Is having two runs going to work?

happymom99

Songster
9 Years
Mar 6, 2011
295
56
181
California
Hello. I am a newbie and am trying to figure out our coop and run designs. I am going to get 5 hens and plan to have two runs that are about 100 square feet each. The girls will be able to go into one run until they turn it to dirt. Then I will close that one off and let them into the other one to allow the first one to grow back. Then I will switch them back and forth. I am hoping that this way they will always have a nice place with fresh plants and lots of bugs.

My question is this... How quickly will they be able to destroy 100 square feet? I am wondering if the area they turn to dirt will have enough time to grow back and instead of them having a nice fresh run, they're just going to have two dirt runs.

Thank you,
CJ
 
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mississippifarmboy

collects slightly damaged strays
12 Years
Oct 22, 2008
4,904
403
361
Glen, Mississippi. 40+ chicken years
It depends on your area, the soil, types of grass, etc.
I've had the best luck with running them only a coule days in each run, but they still manage to kill everything before long.
I don't really try hard though, so I'm sure others can help you out with more detailed experiance.
 

ChickensAreSweet

Heavenly Grains for Hens
9 Years
Jun 8, 2010
15,100
699
398
Pacific NW- where the Douglas Firs grow
My 10 hens completely dug/scratched up an area that size in 6 hours once. (Full sized hens.) I had moved some temporary chicken wire fencing for them to get fresh grass and came back 6 hours later and it was mud. Now I dig up a square of sod and dump it in the run every few days for them to eat grass. I fill the hole with chicken poo. I have found it is less work than moving fencing around.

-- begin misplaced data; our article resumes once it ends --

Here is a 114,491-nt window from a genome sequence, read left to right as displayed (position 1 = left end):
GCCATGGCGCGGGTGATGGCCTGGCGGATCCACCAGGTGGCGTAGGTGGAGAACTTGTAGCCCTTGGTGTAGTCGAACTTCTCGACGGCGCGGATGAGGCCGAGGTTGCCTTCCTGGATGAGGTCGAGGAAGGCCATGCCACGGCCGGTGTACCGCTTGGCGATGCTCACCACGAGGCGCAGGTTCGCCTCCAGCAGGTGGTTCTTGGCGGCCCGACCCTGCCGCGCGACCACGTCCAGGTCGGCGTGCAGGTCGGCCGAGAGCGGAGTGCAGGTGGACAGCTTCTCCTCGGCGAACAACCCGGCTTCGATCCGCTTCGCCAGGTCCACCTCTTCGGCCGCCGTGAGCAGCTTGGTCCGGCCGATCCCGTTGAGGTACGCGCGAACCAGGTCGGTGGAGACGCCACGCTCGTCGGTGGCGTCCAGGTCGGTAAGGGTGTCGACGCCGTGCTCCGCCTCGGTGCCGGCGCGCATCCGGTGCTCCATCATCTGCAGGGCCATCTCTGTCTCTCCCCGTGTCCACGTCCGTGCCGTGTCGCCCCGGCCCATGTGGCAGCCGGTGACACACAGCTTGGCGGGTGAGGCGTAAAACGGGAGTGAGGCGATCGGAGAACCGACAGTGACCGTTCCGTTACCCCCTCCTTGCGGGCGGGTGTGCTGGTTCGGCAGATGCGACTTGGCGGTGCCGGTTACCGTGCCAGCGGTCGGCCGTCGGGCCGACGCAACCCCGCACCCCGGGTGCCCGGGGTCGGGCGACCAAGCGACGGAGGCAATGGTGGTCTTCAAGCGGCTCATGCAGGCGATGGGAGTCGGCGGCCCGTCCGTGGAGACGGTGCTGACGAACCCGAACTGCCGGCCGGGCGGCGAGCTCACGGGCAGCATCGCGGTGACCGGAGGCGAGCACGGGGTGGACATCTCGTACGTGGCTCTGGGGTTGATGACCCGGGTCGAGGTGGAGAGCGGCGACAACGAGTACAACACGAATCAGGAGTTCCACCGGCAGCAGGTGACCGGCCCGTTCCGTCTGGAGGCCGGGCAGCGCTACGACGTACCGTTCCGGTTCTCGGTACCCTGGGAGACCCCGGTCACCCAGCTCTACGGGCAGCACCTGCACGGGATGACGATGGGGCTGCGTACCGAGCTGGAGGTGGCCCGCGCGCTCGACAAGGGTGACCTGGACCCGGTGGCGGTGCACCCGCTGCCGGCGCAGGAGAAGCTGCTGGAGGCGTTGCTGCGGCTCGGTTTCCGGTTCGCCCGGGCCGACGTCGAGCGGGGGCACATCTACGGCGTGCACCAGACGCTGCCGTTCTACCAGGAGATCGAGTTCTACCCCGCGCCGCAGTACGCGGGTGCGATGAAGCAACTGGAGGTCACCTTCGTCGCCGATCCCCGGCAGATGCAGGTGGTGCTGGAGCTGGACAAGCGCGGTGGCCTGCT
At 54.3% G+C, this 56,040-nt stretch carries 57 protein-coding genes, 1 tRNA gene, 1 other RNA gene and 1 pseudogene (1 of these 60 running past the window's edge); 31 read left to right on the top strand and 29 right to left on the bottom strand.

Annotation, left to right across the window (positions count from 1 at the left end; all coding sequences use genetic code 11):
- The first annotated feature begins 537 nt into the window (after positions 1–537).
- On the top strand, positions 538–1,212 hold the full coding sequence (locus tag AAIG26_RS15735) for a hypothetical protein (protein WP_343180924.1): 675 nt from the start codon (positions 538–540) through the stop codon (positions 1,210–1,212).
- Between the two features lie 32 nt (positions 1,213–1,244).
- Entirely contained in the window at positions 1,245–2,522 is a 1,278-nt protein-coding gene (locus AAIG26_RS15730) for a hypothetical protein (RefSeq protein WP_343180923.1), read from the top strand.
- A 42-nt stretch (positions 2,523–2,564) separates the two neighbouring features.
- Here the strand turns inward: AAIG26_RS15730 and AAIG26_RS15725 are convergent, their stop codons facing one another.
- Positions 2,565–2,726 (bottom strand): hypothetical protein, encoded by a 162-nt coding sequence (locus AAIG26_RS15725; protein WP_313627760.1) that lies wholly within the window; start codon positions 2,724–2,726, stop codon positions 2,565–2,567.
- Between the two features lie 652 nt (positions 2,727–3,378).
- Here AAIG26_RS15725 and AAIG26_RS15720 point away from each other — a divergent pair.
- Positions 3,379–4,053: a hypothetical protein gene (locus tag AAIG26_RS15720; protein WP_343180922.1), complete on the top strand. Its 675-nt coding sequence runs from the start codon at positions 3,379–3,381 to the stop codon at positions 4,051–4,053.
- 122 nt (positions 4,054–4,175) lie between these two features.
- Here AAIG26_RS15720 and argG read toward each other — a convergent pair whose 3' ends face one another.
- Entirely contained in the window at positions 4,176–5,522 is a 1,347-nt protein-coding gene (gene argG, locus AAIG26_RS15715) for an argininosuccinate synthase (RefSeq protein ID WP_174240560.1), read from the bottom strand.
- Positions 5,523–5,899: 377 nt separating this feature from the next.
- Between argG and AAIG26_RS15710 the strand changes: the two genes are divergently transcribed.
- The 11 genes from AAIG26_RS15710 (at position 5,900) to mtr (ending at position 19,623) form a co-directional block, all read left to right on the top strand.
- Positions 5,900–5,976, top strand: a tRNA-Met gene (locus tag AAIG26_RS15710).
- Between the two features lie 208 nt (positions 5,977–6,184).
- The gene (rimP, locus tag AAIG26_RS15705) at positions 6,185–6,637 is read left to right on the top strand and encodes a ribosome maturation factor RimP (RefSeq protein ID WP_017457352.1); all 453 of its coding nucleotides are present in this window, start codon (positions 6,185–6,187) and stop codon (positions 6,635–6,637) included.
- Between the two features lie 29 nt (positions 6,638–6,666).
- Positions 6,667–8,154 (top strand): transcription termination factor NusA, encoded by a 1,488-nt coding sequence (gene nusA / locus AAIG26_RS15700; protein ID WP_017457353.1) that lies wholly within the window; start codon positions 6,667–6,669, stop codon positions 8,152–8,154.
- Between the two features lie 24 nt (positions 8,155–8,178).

hu.gif


Now my silkies don't do that to grass nearly that quickly. They tend to gingerly eat the grass down.

My opinion is that the area would have to be much larger in both runs to keep foliage.

Also- your idea of two runs is really great, though, because of poo. The poo buildup in one run will be able to be washed away by the rain and will be clean when they get switched back.
 
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arianna

Songster
10 Years
Sep 8, 2010
490
63
176
North Carolina
I have 22 bantams and three runs. One 30x16, one 16x16, and the last one 25x25. I use to have them separated for the same purpose, but it didn't work. It was green when I first started but it didn't last long. Now the three runs are connected to each other. The problem is that if they spend days in that area, they will pull and dig the grass out with the roots until there is nothing left to re-grow.
I am trying something else now. I am doing something that I read about here, and is call "chicken salad bar". It's a raise bed, with a net on top. You grow grass underneath and they will fertilize the ground as well. They can eat only the top of the grass without digging out the roots. I heard it actually works, but I have just started mine, so I wouldn't know for sure until is done and I have some grass.
You can see my “salad bar“ on my page. Hope this helped.
frow.gif
 
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happymom99

Songster
9 Years
Mar 6, 2011
295
56
181
California
Thank you so much for all the great information. While I am bummed at the fact that it doesn't sound like my two runs are going to work out in the way I had hoped, I am so glad to realize this now, BEFORE we build everything.

I love the idea of the "chicken salad bar" and I think we are going to give this a try. Arianna, are you going to use a special kind of net to cover it with? Do you have to worry about their feet getting caught in it or anything?
 

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